I had the good fortune of stumbling across three books in 1967 at 17 that set me on a path for the rest of my life. All three fell under the umbrella of the then-emerging Human Potential Movement that asked the question: How far can we go in maximizing our potentials for love, freedom, and joy?
The first book that opened my eyes was The Transparent Self by Sidney Jourard who spelled out the importance of living life fully disclosed—a radical concept then and now. Jourard made clear that secrets kill us physically, emotionally, and spiritually, and destroy our relationships. After reading the book, I began sharing my truth—mine, rather than the culturally prescribed version—and learned to stand by it, which I’ve done ever since.
The second book was Joy by William Schutz who espoused that we have control over the joy we experience in life. Instead of believing joy is dependent upon good fortune, we can decide to choose joy over sorrow regardless of circumstances. I was quite happy at 17, so I signed on, deciding that day to decide every day to let the crummy stuff go and revel in joy.
Completing the trilogy was The Harrad Experiment, Robert Rimmer’s novel set in a fictitious New England college with sex as its core curriculum. Throughout the book, co-ed roommates slept with each other on a rotational basis, leading readers to wonder who Shelia, Stanley, and the rest would eventually end up with. What I didn’t see coming as I eagerly read the descriptions of the students’ various sexual encounters (spoiler alert!) was the one big group marriage in which the main characters got hitched after figuring out they all loved each other and didn’t have to leave anyone out. Harrad introduced me to the world of polyamory and the concept that love is not finite but rather a renewable resource.
My first polyamorous relationship blossomed during my second year of college. Looking back, it’s impossible to say who I loved more, my girlfriend or our boyfriend. The three of us were inseparable in our exuberant trio grounded in laughter and abundant love. While sex remained exclusive between my girlfriend and me, it hung around the three of us like New Orleans’ humidity on the 4th of July. Love flowed freely but sex remained sidelined. Except in California, the culture wasn’t ready for three-way sex and neither were we. Then again, nowhere in the polyamory bible does it say sex has to be part of every relationship. My first polyamorous trio showed me the intense joy that can flourish when more than two people are truly in love.
While Robert Rimmer is considered the Father of Polyamory, the term itself didn’t come into vogue until the early part of the 1990s. I wrote a humorous article about multiple partners about that time and submitted it to Ryam Nearing, Publisher of Loving More Magazine. Accompanying the submission was a note to Nearing, chiding her for the magazine’s relentlessly serious tone. “Sex, especially with multiple partners, is funny,” I told her. She wrote back to say she decided not only to publish my article but also to dedicate the next issue to the crazy, humorous things that go on in polyamorous families.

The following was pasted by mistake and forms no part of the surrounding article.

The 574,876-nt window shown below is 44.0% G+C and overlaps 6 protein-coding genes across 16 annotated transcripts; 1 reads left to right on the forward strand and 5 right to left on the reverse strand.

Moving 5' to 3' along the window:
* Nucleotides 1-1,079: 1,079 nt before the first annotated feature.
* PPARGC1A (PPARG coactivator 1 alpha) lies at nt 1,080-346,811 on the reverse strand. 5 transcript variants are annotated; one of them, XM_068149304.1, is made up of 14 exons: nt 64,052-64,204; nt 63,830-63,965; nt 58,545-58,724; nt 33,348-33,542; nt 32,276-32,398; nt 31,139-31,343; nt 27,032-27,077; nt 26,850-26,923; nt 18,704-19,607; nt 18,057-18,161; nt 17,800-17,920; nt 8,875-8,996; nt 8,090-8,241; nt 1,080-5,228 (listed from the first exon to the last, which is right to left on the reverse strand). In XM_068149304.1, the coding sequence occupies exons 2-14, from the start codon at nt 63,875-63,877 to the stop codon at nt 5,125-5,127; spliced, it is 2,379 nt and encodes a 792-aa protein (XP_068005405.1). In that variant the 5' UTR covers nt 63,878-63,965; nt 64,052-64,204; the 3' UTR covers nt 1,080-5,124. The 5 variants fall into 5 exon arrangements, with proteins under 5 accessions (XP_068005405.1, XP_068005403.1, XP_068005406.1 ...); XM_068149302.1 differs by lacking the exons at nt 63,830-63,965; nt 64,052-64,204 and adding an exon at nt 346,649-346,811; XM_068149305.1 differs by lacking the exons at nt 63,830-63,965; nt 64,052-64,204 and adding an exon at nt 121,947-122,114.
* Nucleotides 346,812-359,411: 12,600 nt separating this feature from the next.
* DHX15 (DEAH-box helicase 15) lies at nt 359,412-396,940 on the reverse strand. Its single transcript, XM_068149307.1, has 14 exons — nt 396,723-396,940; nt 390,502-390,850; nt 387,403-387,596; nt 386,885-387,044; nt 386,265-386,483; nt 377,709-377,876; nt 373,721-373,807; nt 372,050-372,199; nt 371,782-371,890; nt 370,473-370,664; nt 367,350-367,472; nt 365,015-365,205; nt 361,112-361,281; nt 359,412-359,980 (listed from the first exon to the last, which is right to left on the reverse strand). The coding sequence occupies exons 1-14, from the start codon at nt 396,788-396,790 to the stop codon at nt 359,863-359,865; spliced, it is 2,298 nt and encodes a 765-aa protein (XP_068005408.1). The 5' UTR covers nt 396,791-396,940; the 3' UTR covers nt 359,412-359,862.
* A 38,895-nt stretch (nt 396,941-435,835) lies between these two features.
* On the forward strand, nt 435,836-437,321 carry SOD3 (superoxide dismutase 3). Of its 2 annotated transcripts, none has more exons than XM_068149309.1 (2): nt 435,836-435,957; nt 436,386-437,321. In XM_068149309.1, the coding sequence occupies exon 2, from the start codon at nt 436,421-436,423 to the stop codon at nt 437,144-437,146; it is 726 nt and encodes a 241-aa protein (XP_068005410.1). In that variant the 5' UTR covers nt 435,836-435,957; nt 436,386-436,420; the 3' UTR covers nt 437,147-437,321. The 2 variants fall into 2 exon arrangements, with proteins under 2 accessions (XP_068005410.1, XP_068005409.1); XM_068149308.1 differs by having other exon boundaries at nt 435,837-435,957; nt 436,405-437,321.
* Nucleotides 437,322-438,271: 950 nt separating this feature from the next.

Loving more than one person openly and ethically was so non-traditional thirty years ago, it was—to say the least—difficult to pull off. I devoured Deborah Anapol’s Love Without Limits in 1992, an early how-to book on polyamorous relationships, only to be startled at the end when she revealed that after years of trying, she still found success being polyamorous elusive. Jealousy, lack of time, and social disapproval continue to be its leading detractors.
Some years later, my partner, Debbie, and I became charter members in Chicago’s Polyamory Support Group hosted by psychologists and life partners Rami Henrich and Cindy Trawinski. We met monthly for years with Rami, Cindy, and 40 other social explorers, discussing issues related to loving and nurturing multiple partners. On a couple of occasions, my kids attended with us. They said afterward that poly was fine for me but that they were still looking for their Disney princes and princesses. I said, “By all means. Go and find that one right person for each of you. I just want you to know there are other lifestyles and love styles that can bring people happiness beyond the traditional.” Years later, my kids are happy and mostly traditional. Who knows what their futures will bring? At least they’re well-armed with knowledge, support, and permission.
Three years ago, I decided it was finally time to add a boyfriend to my life on the condition that he would augment, and in no way detract from, the already amazing relationship Debbie and I enjoyed. His name is Kendri. We met in Colombia. There, Debbie and I assisted him with his passage to the US. The year he arrived required adjustments by all of us, but overall, our life as a trio is rife with richness and joy.
Last week, Debbie and I were reminiscing about the time my then 10-year-old son, Tanner, brought a classmate home after school, informing us that “Marcie plans to study interior design.” After inspecting every square foot of our home, Marcie approached me and said, “Mr. Hallenstein, I love your house. The only thing I’d change is your triangle of activity (design-speak for the distance between the stove, refrigerator, and sink). “It’s simply too big.”
As Debbie and I chuckled at the memory, I decided I wasn’t going to let a 10-year-old have the last word. “I disagree,” I said. “After all these years studying and practicing poly, I think our triangle of activity is just about perfect.”